If we have caching enabled, when the select method is executed, the cache is accessed before firing the Selecting event and if the data we're searching is in the cache, the select method returns with the cached data. So if we're doing any preprocessing of the input parameters in the Selecting event caching doesn't work because the cache key created depends only on the select parameters (and its values) and paging values (as caching works with paging). Also keep in mind that caching doesn't work if we have a sort parameter. 

All the cached entries have a dependency on a cache key that's based on the select method name and the select parameters (and its values) and when a control does an insert, update or delete operation, this dependency is removed from the cache, removing its dependent entries.

As you can see, this caching schema has some limitations but i think it has been designed this way to avoid filling the cache with lots of old data and to be able to remove modified data easily. Unfortunately we can't extend how the control caches data.

Design Time Attributes

If we select the “Configure Data Source” option in ObjectDataSource’s smart tag, we can see a wizard to configure the data mapper class and CRUD methods for your ObjectDataSource without “getting dirty” in code.

If our project is big we will have a lot of classes in the dropdownlist where we will have to choose our data mapper. We can apply the DataObjectAttribute at the class level for your data mappers so if we check the option “Show only data components” we’ll only see classes marked with that attribute.

For methods there’s a similar thing. There’s an attribute called DataObjectMethodAttribute that takes an attribute to specify the method type. When we’re in the wizard and a class has at least one method that has that attribute we’ll only see a list of methods with that attribute. If no methods have the attribute for the method type we’re configuring, all methods that appear to be applicable are shown.

You may have noticed that the wizard has tabs for select, update, insert and delete methods, but not for select count. Also, the DataObjectMethodAttribute doesn’t support the SelectCount method type, so I suppose it doesn’t make sense for them either to have two distinct select methods when one would be enough.

The documentation states that thanks to the DataObjectMethodAttribute applied to the CRUD methods, they’re more easily identified but that’s not true. This attribute is useful to solve possible ambiguities when searching for a method. What ObjectDataSource does when looking for a compatible method is to check the number of parameters and if they match the expected number and then compare the parameter names. If they match the method is saved.  If more than one method can be called for a CRUD method, an error is thrown. However if we need to have several methods with the same number of parameters and the same parameter names (the order and type doesn’t matter) we can use the DataObjectMethodAttribute to specify different method types for them to avoid conflicts.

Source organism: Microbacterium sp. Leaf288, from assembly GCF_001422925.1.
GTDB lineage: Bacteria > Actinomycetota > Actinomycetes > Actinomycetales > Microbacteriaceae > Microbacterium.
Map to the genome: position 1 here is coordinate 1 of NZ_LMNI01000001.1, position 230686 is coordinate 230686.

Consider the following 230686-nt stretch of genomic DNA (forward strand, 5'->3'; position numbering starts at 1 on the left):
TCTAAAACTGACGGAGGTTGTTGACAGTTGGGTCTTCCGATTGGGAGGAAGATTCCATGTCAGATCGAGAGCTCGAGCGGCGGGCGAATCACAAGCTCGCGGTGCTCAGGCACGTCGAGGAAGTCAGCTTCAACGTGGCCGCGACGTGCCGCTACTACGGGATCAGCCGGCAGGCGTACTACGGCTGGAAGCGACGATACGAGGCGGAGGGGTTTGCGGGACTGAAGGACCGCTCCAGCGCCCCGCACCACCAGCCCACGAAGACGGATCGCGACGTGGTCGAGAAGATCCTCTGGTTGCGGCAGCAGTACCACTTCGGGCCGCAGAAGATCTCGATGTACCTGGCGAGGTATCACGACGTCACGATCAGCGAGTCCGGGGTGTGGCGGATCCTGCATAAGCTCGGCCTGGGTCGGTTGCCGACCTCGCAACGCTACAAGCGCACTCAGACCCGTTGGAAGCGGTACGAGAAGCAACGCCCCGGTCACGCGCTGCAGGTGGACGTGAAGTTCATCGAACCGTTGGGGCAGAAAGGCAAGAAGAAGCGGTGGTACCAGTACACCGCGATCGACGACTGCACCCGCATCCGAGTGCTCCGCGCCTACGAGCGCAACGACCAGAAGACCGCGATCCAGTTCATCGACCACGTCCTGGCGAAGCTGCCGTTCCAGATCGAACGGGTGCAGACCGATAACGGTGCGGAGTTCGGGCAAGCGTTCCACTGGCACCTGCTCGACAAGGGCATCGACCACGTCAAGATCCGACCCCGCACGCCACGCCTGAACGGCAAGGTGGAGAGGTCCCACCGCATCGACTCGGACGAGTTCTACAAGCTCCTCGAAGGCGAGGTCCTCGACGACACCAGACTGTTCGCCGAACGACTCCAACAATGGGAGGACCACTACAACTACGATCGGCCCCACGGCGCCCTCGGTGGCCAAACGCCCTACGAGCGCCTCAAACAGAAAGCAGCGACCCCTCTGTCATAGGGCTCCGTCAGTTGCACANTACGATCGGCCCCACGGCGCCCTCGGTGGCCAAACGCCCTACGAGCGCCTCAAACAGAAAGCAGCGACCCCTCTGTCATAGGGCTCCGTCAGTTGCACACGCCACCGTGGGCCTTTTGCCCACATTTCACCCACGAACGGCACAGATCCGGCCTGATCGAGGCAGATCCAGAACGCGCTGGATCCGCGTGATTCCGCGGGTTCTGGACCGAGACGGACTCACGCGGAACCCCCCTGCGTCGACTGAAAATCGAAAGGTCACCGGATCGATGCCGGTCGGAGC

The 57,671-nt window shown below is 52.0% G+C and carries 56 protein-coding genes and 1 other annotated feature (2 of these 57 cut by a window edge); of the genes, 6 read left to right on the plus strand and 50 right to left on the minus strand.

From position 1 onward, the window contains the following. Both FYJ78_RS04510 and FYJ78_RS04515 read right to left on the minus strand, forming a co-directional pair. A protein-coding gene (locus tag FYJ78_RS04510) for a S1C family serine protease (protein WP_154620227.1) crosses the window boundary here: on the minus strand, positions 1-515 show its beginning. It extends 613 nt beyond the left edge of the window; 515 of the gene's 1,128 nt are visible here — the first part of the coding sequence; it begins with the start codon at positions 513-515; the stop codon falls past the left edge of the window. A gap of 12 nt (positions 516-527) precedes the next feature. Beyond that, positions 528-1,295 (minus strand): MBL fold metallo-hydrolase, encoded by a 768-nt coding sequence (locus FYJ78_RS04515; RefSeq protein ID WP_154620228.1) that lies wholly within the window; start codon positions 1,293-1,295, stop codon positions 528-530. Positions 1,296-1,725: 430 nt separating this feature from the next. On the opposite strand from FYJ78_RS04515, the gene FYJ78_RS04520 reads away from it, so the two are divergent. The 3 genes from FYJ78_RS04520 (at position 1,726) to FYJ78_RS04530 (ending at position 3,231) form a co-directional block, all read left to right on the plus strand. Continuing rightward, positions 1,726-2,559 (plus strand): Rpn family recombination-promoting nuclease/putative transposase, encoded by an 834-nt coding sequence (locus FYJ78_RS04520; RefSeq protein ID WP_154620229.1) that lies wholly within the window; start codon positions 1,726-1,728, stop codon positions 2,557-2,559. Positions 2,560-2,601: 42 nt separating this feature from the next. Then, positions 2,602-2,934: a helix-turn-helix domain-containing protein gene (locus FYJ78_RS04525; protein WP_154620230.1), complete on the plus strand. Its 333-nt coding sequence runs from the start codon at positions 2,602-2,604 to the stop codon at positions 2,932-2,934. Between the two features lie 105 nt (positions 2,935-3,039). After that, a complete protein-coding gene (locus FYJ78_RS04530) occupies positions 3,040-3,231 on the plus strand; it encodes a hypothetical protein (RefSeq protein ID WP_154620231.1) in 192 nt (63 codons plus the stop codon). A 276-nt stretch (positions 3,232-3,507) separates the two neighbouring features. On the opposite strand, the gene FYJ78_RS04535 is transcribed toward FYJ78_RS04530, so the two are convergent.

Source Code

In the source code there is a webform for each possible strategy:

• using simple types without optimistic concurrency
• using simple types with optimistic concurrency
• using custom objects without optimistic concurrency
• using custom objects with optimistic concurrency

As the GridView doesn’t call the Insert method I added the possibility to insert new products. I used a DetailsView for the custom objects samples and some textboxes for the simple types.

The simple types examples are interesting because the insertion uses the InsertParameters collection with an output parameter and the insertion is done by hand calling the Insert method from the ObjectDataSource. This shows how you can call ObjectDataSource CRUD methods directly instead of using a control that understand the new data binding model.

The last thing to note is that I have set to "false" the EnableSortingAndPagingCallbacks for the examples where optimistic concurrency is enabled because there’s a bug in the GridView. You can reproduce the bug this way:

• Go to the last page of the grid.
• Insert elements until the grid gets a new page.
• Go to the newly created page and click delete.
• You’ll see that delete doesn’t work for the first time because the GridView is sending the wrong oldValues (from the previous page, not from the current one) to the DeleteMethod.
• If you click delete again, it will work because the control state is correct after the postback caused by the first delete, but was wrong before (the client callbacks don’t restore the state as expected).

If you set EnableSortingAndPagingCallbacks to false, the first time you click delete it works as expected.

That concludes this 3 part tutorial. I hope it has been helpful. In a future post I'll summarize the limitations of the ObjectDataSource and how to overcome them all.

Update:
You can access to the other parts here:

ObjectDataSource in Depth (Part 1)
ObjectDataSource in Depth (Part 2)
ObjectDataSource Limitations, Problems and Possible Solutions

Example source code: ObjectDataSourcePart3.zip (178.47 KB)
Copyright © 2014 Manuel Abadia. All rights reserved.